I do, but i can’t: The impact of marriage denial on the mental health and sexual citizenship of lesbians and gay men in the United States

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Abstract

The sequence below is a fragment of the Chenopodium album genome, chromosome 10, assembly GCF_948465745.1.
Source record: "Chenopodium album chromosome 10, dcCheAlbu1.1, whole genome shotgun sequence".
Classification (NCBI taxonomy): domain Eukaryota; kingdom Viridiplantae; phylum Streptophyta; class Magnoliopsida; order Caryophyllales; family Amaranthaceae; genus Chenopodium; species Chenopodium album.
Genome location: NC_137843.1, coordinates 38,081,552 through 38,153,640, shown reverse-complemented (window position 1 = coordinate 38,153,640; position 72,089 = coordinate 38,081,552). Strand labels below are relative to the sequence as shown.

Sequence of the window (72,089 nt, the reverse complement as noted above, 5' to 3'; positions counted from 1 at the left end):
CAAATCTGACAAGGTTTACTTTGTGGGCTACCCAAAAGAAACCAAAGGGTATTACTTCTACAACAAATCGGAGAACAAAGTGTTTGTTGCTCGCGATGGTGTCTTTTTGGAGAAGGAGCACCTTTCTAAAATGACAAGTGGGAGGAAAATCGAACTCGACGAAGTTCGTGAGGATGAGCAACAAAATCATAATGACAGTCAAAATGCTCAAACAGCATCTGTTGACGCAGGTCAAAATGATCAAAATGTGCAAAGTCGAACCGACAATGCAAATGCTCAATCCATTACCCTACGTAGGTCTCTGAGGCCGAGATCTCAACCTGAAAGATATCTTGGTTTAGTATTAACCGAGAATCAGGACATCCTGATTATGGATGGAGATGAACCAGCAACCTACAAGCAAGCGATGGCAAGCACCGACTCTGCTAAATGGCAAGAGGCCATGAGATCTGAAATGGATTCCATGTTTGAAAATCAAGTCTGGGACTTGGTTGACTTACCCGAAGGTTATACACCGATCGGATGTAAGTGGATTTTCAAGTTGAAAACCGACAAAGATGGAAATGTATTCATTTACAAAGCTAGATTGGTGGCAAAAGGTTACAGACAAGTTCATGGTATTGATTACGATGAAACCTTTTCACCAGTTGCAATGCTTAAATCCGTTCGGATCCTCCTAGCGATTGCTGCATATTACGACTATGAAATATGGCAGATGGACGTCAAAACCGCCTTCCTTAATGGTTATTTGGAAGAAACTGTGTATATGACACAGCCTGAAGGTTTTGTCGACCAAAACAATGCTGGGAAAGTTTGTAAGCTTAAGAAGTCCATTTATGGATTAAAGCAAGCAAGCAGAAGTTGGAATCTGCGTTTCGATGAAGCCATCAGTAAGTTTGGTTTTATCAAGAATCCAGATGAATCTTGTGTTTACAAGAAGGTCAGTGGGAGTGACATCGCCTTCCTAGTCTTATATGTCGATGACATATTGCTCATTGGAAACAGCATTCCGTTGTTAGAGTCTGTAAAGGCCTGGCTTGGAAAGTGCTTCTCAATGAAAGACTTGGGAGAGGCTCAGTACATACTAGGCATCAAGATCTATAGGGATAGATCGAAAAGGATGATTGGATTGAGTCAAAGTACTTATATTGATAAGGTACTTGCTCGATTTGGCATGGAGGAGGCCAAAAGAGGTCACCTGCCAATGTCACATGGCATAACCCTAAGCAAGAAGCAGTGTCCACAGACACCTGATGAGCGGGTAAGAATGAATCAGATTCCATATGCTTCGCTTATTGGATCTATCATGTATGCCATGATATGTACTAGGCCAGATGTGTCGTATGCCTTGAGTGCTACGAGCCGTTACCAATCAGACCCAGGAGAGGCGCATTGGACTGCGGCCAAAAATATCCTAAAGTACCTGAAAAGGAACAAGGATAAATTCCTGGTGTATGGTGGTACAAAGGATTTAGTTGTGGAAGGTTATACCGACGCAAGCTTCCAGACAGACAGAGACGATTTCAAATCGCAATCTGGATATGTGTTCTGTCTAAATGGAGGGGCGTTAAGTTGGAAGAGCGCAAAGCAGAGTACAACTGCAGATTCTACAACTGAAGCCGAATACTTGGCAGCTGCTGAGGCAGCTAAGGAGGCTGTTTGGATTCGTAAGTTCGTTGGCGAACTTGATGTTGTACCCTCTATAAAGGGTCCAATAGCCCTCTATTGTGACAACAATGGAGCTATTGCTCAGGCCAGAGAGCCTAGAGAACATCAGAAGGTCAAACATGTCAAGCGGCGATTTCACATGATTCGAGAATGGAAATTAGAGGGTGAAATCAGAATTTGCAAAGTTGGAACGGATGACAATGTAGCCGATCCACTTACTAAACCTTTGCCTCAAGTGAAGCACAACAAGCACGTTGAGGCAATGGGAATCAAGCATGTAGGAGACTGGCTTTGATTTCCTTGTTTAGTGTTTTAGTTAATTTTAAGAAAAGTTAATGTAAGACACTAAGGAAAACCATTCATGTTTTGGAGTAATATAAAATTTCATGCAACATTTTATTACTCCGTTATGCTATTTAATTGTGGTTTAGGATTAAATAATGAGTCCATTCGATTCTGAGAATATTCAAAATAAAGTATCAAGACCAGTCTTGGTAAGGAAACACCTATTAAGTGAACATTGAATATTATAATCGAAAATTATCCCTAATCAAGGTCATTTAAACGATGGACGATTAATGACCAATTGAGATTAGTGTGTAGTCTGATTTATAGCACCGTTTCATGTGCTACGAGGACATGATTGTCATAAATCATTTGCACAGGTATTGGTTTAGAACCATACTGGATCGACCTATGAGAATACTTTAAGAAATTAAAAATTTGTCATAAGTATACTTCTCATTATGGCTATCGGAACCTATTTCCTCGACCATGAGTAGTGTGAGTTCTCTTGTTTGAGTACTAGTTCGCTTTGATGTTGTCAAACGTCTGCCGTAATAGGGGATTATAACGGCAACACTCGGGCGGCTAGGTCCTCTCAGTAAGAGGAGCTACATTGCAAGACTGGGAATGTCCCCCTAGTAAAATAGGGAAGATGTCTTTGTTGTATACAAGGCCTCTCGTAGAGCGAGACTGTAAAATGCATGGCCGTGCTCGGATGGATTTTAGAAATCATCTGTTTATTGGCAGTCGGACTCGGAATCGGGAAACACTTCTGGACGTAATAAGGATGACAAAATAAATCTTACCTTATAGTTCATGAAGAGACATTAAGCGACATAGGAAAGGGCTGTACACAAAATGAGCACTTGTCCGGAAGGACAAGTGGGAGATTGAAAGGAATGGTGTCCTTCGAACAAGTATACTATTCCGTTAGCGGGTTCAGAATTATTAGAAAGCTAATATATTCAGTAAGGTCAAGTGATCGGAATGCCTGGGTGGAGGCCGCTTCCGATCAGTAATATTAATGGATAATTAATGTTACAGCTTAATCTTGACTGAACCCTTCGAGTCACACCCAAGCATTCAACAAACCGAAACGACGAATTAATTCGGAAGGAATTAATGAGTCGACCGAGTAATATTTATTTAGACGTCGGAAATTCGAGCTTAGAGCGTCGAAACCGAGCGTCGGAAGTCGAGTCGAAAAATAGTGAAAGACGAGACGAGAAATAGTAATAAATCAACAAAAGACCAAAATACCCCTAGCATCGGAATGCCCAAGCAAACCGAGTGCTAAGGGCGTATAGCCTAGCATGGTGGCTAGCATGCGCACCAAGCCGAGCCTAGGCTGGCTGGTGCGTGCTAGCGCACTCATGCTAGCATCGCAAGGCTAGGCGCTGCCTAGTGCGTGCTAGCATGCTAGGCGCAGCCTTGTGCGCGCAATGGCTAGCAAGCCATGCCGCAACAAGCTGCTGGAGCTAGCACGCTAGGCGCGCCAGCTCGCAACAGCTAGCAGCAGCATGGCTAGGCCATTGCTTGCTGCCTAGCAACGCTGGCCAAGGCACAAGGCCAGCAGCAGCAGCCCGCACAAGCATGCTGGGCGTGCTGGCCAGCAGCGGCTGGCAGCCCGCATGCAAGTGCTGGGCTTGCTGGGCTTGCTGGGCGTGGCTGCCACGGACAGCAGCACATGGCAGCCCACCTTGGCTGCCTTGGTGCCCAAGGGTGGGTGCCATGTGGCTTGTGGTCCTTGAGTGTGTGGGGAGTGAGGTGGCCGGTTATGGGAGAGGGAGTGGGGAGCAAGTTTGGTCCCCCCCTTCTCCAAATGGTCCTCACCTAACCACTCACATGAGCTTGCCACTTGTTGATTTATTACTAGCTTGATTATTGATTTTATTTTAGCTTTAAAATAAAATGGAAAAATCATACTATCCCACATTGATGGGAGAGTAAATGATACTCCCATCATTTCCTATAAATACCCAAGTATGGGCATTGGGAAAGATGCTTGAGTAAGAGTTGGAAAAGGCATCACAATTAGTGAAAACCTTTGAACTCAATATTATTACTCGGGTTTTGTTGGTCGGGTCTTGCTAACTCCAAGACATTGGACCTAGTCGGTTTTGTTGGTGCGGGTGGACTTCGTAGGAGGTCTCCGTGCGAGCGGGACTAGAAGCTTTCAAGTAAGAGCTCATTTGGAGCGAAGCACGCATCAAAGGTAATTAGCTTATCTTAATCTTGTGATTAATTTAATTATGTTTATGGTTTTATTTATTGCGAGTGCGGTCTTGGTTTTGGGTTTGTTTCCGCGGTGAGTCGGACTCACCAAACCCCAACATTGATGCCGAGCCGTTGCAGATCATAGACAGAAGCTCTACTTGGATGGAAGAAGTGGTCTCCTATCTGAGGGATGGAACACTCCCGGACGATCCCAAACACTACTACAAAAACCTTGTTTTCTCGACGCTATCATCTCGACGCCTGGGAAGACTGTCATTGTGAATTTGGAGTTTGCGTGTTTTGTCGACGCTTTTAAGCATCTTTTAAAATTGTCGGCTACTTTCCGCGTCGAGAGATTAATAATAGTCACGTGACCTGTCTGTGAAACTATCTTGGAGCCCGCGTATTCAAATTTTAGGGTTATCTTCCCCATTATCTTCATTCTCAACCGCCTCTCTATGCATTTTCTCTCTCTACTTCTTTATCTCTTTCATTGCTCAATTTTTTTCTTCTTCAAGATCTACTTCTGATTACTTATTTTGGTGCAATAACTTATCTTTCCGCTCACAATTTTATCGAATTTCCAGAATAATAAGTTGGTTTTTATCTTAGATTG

Marriage is a fundamental institution in American culture that provides a socialstructure of advantages for wedded couples. Unlike heterosexual citizens in the United States, lesbians and gay men are denied the tangible and intangible benefits of marriage, a deprivation that restricts their citizenship and hinders their mental health and well-being. While research findings confirm the psychosocial capacity of gay men and lesbians to form committed relationships and to parent successfully, marriage denial continues to perpetuate an opportunity structure that disenfranchises gay men and lesbians in the socio-cultural, legal, economic, and political aspects of their lives. This article reviews the particular impact of marriage denial on the mental health and well-being of gay men and lesbians and provides an analysis of the historical and cultural factors present in the United States that serve to maintain denial of marriage as an act of discrimination against gay men and lesbians.